EMORY, Va. – The Emory & Henry College Department of Athletics in conjunction with the Alumni Office will host Montie Weaver Day on Saturday April 2. The day, which will center around the Wasps' Old Dominion Athletic Conference doubleheader with Virginia Wesleyan College will be an opportunity for all E&H fans to gather, enjoy the return of warm weather to Southwest Virginia and celebrate a true Emory & Henry legend in Montie Weaver.
Weaver played baseball at Emory & Henry in the mid-1920's and was a phenom, striking out 263 batters in 222.1 innings pitched. His single-season ERA of 0.43 in 1926 and career ERA of 1.09 still remain E&H records while his strikeout numbers were topped after nearly 75 seasons by Brandon Matheny.
After his time at E&H, Weaver attended graduate school at the University of Virginia, teaching mathematics courses, all the while playing minor league baseball during the summer. Weaver reached the Major Leagues in 1931, pitching for eight years for the Washington Senators and his final year in 1939 for the Boston Red Sox. In his first full year with the Senators in 1932, Weaver won 22 games and ranked fifth in the American League in wins. He helped lead Washington to the World Series in 1933 where they faced the New York (now San Francisco) Giants.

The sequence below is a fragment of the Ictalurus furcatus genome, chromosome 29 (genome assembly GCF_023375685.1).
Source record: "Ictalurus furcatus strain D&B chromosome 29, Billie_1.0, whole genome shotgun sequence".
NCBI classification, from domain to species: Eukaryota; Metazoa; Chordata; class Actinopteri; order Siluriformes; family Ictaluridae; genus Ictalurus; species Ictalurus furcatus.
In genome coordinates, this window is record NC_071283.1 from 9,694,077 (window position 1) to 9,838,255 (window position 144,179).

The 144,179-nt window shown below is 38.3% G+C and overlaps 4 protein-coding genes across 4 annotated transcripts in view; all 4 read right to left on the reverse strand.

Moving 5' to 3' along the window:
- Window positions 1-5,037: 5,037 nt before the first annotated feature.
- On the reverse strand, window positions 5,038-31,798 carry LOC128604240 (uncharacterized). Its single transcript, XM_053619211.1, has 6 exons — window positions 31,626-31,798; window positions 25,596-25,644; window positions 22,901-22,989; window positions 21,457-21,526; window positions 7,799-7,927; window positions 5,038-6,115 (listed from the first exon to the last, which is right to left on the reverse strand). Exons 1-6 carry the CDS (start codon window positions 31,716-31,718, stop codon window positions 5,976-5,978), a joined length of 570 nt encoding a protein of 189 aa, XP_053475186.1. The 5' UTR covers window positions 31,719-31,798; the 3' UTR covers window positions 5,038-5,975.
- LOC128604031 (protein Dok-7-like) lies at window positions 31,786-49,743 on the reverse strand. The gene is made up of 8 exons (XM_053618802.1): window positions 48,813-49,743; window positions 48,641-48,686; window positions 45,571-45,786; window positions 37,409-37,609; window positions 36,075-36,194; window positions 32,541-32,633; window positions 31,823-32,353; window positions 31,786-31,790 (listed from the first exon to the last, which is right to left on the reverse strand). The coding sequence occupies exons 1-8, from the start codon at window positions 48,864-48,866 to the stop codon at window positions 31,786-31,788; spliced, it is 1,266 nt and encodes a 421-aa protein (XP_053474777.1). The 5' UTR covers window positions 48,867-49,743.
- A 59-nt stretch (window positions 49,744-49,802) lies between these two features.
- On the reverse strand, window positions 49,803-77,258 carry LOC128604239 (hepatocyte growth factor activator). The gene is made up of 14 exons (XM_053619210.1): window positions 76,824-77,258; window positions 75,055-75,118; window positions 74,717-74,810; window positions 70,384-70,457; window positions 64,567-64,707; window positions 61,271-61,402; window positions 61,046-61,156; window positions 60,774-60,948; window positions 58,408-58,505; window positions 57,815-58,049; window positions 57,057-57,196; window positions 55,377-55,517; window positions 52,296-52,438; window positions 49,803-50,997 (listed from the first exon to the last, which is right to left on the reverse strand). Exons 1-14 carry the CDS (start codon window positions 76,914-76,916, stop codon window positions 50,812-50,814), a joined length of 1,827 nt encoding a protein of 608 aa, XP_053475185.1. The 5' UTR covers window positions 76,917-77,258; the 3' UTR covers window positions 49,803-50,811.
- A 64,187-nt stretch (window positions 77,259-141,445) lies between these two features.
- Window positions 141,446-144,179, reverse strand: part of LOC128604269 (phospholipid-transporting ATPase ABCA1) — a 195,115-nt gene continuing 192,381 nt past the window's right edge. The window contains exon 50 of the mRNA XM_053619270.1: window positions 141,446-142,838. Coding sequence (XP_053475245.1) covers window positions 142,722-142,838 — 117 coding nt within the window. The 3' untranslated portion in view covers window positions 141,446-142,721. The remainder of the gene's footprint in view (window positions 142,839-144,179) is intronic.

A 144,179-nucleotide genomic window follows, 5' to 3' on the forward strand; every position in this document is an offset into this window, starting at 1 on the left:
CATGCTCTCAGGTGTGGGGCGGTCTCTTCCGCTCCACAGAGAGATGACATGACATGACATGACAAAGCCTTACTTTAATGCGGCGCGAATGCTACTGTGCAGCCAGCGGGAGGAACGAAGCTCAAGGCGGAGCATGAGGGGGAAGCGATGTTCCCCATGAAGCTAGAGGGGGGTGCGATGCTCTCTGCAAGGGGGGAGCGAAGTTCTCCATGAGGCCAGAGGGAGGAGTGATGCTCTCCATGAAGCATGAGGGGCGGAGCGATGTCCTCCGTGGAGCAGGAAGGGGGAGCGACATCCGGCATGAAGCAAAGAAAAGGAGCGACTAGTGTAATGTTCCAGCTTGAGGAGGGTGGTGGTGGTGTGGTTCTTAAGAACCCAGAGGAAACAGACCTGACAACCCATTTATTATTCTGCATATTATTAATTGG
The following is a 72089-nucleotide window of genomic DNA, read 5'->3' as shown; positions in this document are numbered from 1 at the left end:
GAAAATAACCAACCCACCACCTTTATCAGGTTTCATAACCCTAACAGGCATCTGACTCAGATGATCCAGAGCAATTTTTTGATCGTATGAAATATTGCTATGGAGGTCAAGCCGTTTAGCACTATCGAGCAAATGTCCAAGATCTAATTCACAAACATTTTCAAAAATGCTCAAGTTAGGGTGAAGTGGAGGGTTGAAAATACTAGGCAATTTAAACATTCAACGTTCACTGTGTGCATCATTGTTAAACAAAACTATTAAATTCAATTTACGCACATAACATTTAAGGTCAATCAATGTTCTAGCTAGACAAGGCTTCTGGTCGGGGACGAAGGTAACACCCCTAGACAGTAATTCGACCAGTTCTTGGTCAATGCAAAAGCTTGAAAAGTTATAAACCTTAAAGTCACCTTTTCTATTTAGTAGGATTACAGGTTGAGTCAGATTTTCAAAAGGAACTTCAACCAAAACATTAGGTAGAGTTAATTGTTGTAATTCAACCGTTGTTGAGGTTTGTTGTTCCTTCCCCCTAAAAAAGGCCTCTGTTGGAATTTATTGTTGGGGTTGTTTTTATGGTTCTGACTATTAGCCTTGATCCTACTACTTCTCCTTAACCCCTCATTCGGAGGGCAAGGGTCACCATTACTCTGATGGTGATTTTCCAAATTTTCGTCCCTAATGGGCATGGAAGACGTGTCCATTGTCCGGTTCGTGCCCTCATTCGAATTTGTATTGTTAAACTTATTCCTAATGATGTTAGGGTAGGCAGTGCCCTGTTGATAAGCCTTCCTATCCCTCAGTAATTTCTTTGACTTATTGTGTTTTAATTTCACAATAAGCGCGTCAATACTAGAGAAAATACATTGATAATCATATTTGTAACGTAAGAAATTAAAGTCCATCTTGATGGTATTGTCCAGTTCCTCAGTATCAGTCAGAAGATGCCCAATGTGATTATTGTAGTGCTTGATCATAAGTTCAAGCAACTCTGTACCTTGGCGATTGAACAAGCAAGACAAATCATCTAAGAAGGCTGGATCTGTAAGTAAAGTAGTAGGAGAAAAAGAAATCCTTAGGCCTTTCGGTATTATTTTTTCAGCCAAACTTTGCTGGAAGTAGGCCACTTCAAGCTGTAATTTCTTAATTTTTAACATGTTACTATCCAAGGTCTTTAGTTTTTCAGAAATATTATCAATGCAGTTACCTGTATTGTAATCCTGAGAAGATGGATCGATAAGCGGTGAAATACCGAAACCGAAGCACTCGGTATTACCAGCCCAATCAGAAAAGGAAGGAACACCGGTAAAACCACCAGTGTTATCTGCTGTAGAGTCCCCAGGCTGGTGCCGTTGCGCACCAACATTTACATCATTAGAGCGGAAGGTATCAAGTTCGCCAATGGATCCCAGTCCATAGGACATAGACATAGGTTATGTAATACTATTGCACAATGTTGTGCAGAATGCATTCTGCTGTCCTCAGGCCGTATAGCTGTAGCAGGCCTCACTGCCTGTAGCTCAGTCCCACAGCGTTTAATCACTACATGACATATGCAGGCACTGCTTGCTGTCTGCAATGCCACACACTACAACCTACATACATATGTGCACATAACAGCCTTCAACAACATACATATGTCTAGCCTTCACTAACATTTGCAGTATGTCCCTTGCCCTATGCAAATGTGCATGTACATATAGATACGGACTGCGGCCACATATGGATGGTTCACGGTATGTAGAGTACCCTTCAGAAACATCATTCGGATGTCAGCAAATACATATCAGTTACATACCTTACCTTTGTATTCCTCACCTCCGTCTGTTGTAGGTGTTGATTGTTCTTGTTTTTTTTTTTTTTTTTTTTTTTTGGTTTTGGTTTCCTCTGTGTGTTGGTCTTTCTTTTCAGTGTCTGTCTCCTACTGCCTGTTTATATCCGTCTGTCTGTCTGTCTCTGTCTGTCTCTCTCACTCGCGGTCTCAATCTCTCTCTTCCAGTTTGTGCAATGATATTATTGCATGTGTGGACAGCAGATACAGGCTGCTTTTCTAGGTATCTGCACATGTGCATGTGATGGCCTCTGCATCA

During his career, Weaver faced Babe Ruth 39 times, striking the "Great Bambino" out on eight different occasions and allowing a single home run. Weaver was a Charter Member of the Emory & Henry Sports Hall of Fame in 1972.
The celebration will begin at 10:30 a.m., in the Van Dyke Center with a reflection on the accomplishments of Montie Weaver by Dr. Charlie Sydnor, former President of Emory & Henry. At 11:30 a.m., there will be a ceremony at Porterfield/DeVault Field to unveil a plaque, honoring Weaver. The ODAC doubleheader between E&H and VWC will begin at noon.
In addition to the Montie Weaver Day celebration, the Department of Athletics is pleased to publish for the first time the historical records of the Wasps' baseball program. Special thanks go to former Sports Information Director Nathan Graybeal for many hours of research and calculations to compile these records.